Shuswap MLA Greg Kyllo is enjoying political life and the accomplishments his government has made during the past year.
“It’s been a great year, with significant highway and infrastructure improvements,” he said, noting he was particularly pleased with the Malakwa Bridge project, which was on time and on budget, as well as the advancement of the Perry River bridge project.
Also high on his satisfaction list is the $162.7 million improvement for six kilometres of the Trans-Canada Highway and a new Salmon River Bridge.
“Transportation Minister Todd Stone said this is the single largest infrastructure project outside of the Lower Mainland in the last 10 years,” said Kyllo, who is also pleased construction will begin in the spring on 33 new units at Enderby Memorial Terrace – a collaborative project between BC Housing and the Enderby and District Senior Citizens Society. Another significant project, he said, is the new $7.4 million roundabout at the intersection of the Trans-Canada Highway and Highway 97A.
“Last year, the province announced $30 million over three years,” he said of a Ministry of Transportation and Infrastructure fund for intersection safety improvements. “There’s only $10 million a year and to have $7.4 in the Shuswap is exciting.”
As well as celebrating his government accomplishments in the Shuswap, Kyllo defended the Liberals on a number of fronts.
“We have been producing natural gas for about 60 years and there has been no report of fracking affecting drinking water,” he said, contending water reservoirs are about 100 to 3,000 feet below the Earth’s surface, whereas the majority of fracking takes place at a much deeper level.
Kyllo maintains fracking, which has been used in B.C. for “upwards of 60 years,” has provided cost-effective access to resources and the opportunity to sell the resources elsewhere. Solar, he says, is not as cost-effective.
In answer to fierce opposition to expanding the Kinder Morgan pipeline, Kyllo says that before the company began carrying oil to Vancouver in 1953, most of the commodity arrived in the port by tanker.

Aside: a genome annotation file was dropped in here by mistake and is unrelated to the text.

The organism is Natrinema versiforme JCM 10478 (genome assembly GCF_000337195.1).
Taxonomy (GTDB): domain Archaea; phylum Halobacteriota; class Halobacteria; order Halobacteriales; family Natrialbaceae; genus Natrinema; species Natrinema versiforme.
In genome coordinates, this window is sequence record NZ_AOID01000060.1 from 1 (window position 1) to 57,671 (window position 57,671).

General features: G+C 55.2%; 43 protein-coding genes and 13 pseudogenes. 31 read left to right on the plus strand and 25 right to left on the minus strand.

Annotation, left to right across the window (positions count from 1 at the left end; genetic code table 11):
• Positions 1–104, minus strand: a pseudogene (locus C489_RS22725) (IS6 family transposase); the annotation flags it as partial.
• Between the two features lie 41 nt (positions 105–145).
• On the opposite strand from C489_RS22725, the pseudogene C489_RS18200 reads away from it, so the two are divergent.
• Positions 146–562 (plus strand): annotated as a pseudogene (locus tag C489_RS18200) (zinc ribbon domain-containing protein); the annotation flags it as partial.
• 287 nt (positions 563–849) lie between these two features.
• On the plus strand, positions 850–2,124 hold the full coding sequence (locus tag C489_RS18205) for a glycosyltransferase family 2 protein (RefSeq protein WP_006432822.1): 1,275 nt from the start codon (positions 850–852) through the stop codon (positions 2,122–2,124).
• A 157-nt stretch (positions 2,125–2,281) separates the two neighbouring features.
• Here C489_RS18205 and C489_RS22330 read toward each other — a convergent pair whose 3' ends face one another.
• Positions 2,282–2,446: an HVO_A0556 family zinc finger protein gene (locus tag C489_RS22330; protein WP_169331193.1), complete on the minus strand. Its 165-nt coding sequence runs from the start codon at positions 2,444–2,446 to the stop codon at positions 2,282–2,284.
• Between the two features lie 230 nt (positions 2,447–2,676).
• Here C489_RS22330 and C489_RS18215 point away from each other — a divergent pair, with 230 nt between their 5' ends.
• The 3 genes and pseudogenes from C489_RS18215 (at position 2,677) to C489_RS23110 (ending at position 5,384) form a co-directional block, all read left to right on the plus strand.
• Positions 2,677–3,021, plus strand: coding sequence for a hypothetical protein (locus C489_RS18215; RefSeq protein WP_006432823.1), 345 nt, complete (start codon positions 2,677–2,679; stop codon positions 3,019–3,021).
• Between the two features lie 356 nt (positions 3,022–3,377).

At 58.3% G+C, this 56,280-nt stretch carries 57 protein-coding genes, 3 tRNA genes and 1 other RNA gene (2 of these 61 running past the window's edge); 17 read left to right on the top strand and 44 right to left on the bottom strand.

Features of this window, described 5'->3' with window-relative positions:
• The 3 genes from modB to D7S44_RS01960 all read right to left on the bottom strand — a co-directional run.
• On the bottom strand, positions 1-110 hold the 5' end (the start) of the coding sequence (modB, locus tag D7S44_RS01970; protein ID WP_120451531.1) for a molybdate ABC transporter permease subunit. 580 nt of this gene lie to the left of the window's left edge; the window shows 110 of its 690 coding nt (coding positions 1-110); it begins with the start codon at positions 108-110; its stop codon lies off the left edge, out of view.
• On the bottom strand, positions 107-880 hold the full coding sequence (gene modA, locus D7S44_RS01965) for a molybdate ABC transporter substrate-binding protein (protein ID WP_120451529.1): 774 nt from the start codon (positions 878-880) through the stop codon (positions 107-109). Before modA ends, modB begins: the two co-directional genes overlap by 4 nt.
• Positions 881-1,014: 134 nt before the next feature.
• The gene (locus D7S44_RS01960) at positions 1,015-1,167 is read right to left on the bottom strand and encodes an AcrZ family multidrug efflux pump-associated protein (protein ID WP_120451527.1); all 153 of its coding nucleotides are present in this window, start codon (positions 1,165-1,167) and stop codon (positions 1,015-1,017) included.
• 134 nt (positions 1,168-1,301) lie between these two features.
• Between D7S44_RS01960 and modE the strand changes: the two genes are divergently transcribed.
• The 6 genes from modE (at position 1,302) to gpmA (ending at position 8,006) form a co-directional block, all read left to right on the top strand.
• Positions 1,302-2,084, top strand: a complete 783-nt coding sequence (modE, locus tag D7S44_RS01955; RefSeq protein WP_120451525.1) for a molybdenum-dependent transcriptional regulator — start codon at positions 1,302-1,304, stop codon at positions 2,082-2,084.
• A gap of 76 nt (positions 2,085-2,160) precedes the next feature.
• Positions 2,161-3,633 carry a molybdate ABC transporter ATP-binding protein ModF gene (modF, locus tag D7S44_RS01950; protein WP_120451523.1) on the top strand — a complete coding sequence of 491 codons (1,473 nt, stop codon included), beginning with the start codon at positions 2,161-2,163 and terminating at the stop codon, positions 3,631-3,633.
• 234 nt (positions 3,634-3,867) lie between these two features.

“Saying no to pipelines is saying hello to increased tanker traffic,” he says, noting the benefit to B.C. and Canada in getting products to other markets without going through the U.S.
He says along with the pipeline’s approval, the federal government has approved $1.5 billion in funding for increased marine monitoring and skills response.
“It’s up to B.C. to work with the feds on insuring safety guards are in place,” he says.
The province has also been working with Ottawa on a new federal health accord, which was unanimously rejected by provincial premiers during the week of Dec. 19.
“In B.C., 42 to 46 cents of every dollar is spent on health care – that’s astronomical, up to $18 billion,” Kyllo said, noting Health Minister Mike de Jong was making a case for increased funding for this province, which has an older age demographic.
“Because B.C. is so beautiful, people retire here, putting higher cost pressures for health care,” Kyllo says, pointing out the province believes it is underfunded by $350 million when age demographics are taken into account.
Kyllo defends the practice of charging B.C. taxpayers for MSP premiums when other Canadian provinces do not. He says it contributes only $2.4 billion, or 14 per cent of the total cost of health care. As well, he noted that out of 4.7 million British Columbians, one million pay reduced premiums or nothing at all.
Defending the Liberal government’s drive to maintain a balanced budget in order to access the best borrowing rates, Kyllo says, Victoria will present its fourth balanced budget in 2017.
“We are on track to have our entire operating debt written off in 2019 and that’s the first time since 1954,” he says. “There’s no better gift we can give our kids than that.”
Regarding the year ahead, Kyllo says he never takes his position as MLA for granted. He says there are some “pretty significant” developments to unfold and a fairly extensive list of projects.
But, as much as he thrives on political life, Kyllo says family is more important.
Prior to Christmas and looking forward to spending time with his family, he said “the real big news is we had a couple of grandkids last year and we finally got a grandson after 27 years of girls arriving in the family of four daughters and five granddaughters.”